• All workers in community services should be aware of access, equity and human rights issues in relation to their own area of work
  • All workers should develop their ability to work in a culturally diverse environment
  • In recognition of particular issues facing Aboriginal and Torres Strait Islander communities, workers should be aware of cultural, historical and current issues impacting on Aboriginal and Torres Strait Islander people
  • Assessors and trainers must take into account relevant access and equity issues, in particular relating to factors impacting on Aboriginal and/or Torres Strait Islander clients and communities

Context of and specific resources for assessment :

  • This unit can be assessed independently, however holistic assessment practice is encouraged with other units of competency relating to counselling practice
  • Resources required for assessment include access to:
  • an appropriate workplace and/or simulation of realistic work environment where assessment can take place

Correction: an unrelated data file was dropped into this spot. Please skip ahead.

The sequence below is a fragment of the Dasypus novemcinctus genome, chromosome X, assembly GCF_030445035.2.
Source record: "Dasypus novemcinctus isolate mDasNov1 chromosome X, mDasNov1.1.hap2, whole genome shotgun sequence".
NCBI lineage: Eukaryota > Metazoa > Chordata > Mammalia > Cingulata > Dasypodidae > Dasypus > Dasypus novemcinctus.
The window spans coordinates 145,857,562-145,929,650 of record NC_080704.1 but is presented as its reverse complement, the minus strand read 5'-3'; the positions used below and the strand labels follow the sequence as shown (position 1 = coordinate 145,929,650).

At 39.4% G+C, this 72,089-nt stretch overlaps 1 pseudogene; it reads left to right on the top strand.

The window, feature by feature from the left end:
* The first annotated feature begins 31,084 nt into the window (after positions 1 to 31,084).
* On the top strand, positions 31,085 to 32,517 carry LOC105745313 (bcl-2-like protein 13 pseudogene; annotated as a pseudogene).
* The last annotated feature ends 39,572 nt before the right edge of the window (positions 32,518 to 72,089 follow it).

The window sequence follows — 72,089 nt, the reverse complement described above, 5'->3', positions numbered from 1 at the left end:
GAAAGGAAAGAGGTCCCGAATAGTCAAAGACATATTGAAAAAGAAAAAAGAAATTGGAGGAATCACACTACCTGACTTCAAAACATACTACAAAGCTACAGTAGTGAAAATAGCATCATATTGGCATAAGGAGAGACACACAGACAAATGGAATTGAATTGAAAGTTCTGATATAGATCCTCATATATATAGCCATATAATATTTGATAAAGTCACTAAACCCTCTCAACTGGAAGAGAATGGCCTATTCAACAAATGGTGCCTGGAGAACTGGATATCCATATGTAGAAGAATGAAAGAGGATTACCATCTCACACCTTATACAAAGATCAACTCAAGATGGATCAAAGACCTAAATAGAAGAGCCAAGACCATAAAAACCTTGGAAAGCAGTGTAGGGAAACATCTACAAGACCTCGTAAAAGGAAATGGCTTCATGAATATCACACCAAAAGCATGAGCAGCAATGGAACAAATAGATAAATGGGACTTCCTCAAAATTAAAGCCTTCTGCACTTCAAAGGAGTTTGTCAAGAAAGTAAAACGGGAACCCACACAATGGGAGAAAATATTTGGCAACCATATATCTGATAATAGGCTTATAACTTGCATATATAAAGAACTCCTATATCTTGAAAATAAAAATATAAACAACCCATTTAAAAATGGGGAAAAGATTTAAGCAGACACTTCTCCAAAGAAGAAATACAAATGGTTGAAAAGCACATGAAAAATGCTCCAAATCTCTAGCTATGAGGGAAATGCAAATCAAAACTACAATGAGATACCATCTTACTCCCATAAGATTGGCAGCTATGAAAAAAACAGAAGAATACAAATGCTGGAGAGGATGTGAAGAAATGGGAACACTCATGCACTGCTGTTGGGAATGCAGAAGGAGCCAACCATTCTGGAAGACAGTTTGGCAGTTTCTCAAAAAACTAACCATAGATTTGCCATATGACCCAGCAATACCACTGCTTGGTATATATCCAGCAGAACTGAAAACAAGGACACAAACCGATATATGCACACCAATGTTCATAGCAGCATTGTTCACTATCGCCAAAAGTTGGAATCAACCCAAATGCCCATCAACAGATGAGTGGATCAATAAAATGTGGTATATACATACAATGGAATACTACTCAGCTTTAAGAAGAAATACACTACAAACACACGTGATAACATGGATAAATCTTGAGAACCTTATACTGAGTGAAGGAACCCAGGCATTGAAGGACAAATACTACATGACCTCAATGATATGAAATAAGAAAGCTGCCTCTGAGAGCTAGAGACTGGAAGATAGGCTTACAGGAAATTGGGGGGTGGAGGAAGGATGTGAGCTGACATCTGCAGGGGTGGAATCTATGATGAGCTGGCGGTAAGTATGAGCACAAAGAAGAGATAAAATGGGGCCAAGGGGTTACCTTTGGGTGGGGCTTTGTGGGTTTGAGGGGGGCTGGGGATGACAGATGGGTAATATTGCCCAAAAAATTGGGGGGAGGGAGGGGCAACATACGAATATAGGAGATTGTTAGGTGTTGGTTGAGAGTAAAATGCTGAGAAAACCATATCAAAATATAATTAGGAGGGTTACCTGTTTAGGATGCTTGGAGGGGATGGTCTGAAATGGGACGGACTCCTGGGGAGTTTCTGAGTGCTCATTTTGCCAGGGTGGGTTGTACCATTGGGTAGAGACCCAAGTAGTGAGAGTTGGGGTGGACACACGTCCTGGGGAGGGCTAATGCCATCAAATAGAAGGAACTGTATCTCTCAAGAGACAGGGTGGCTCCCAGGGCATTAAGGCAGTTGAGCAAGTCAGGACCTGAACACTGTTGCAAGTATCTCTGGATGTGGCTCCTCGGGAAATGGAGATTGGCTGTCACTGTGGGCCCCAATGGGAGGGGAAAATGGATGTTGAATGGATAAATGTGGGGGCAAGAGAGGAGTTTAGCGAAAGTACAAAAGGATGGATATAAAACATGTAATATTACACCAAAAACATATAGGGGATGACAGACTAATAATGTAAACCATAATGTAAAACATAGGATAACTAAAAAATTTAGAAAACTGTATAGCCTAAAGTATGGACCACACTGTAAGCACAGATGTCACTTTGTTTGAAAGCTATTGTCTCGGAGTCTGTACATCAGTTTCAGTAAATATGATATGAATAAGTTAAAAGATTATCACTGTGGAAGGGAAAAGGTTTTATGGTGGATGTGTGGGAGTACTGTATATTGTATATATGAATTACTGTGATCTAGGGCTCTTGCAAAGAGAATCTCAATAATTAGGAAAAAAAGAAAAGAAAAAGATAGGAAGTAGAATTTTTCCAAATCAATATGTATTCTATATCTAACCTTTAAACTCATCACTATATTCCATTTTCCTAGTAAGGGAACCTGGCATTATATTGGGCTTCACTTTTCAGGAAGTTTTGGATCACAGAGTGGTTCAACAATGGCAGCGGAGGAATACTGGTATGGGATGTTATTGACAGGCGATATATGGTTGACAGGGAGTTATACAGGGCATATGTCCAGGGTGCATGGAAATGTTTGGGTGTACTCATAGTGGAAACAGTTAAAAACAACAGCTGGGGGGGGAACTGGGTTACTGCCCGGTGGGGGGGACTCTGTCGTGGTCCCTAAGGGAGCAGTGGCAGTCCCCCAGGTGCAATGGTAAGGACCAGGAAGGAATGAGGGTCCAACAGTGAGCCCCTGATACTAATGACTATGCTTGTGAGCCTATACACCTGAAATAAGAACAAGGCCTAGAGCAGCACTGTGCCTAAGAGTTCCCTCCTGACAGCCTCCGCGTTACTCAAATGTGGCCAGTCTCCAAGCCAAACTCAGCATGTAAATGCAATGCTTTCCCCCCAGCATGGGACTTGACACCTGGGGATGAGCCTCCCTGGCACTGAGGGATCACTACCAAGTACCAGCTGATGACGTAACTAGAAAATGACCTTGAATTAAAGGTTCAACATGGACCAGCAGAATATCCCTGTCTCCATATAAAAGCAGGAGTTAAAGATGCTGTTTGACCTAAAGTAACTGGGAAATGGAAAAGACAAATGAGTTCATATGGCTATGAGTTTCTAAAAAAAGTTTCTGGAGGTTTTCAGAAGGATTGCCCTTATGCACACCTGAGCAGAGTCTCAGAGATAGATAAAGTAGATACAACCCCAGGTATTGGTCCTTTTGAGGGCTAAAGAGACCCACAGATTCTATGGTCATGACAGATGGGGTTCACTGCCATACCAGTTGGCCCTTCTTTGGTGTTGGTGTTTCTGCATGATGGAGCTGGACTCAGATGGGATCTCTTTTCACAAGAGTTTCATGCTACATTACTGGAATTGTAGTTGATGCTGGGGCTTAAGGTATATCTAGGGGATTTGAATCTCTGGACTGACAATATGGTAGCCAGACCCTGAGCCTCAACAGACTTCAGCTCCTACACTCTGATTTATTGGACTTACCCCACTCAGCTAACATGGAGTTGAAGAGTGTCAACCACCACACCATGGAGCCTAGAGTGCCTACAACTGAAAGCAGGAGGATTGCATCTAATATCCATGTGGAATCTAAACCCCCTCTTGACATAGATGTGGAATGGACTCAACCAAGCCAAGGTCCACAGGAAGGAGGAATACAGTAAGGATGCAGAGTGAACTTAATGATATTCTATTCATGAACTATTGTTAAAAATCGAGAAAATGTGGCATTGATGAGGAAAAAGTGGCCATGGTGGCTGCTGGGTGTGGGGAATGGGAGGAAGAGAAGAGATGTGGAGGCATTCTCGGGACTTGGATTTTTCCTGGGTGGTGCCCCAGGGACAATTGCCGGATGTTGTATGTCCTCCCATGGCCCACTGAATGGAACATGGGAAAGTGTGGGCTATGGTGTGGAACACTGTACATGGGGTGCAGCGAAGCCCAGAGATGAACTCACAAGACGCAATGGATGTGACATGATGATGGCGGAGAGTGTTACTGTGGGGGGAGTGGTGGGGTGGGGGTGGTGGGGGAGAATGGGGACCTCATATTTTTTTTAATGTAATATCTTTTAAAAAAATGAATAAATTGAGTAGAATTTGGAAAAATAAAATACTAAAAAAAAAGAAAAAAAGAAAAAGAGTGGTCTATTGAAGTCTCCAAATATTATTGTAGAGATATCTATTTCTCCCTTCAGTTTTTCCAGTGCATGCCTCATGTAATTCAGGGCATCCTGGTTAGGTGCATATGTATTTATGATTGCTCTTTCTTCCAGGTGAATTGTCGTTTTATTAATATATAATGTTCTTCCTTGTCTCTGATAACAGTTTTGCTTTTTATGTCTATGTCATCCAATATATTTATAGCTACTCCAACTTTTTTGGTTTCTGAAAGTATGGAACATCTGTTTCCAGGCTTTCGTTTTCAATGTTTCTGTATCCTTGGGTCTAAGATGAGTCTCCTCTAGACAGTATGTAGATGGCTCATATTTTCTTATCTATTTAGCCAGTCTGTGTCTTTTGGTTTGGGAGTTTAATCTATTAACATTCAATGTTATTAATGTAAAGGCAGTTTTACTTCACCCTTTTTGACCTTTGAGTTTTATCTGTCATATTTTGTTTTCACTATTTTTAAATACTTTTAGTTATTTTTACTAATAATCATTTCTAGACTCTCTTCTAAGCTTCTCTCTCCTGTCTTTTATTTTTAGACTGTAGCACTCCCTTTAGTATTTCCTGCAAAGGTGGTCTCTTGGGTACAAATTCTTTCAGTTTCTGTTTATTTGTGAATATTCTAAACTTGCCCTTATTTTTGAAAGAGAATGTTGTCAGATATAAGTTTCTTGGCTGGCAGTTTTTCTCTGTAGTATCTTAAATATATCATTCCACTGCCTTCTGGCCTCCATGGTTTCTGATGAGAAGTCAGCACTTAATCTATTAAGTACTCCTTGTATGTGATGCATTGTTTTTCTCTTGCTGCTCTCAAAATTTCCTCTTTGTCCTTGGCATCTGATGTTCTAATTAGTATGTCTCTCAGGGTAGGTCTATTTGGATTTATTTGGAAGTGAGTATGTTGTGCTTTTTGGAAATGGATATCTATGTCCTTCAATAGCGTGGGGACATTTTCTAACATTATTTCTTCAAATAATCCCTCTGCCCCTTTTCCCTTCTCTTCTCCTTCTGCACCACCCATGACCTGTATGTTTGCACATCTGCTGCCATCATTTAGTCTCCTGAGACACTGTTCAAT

• relevant legislation and regulations, organisation policy, protocols and procedures

Method of assessment :

  • For valid and reliable assessment of this unit, competency should be demonstrated in a range of situations which may include:
  • continuous assessment in a setting that simulates the conditions of performance described in the elements, performance criteria and relevant aspects of the Range Statement of the unit
  • written questioning
  • relevant case studies and/or scenarios

Range Statement


The Range Statement relates to the unit of competency as a whole. It allows for different work environments and situations that may affect performance. Add any essential operating conditions that may be present with training and assessment depending on the work situation, needs of the candidate, accessibility of the item, and local industry and regional contexts.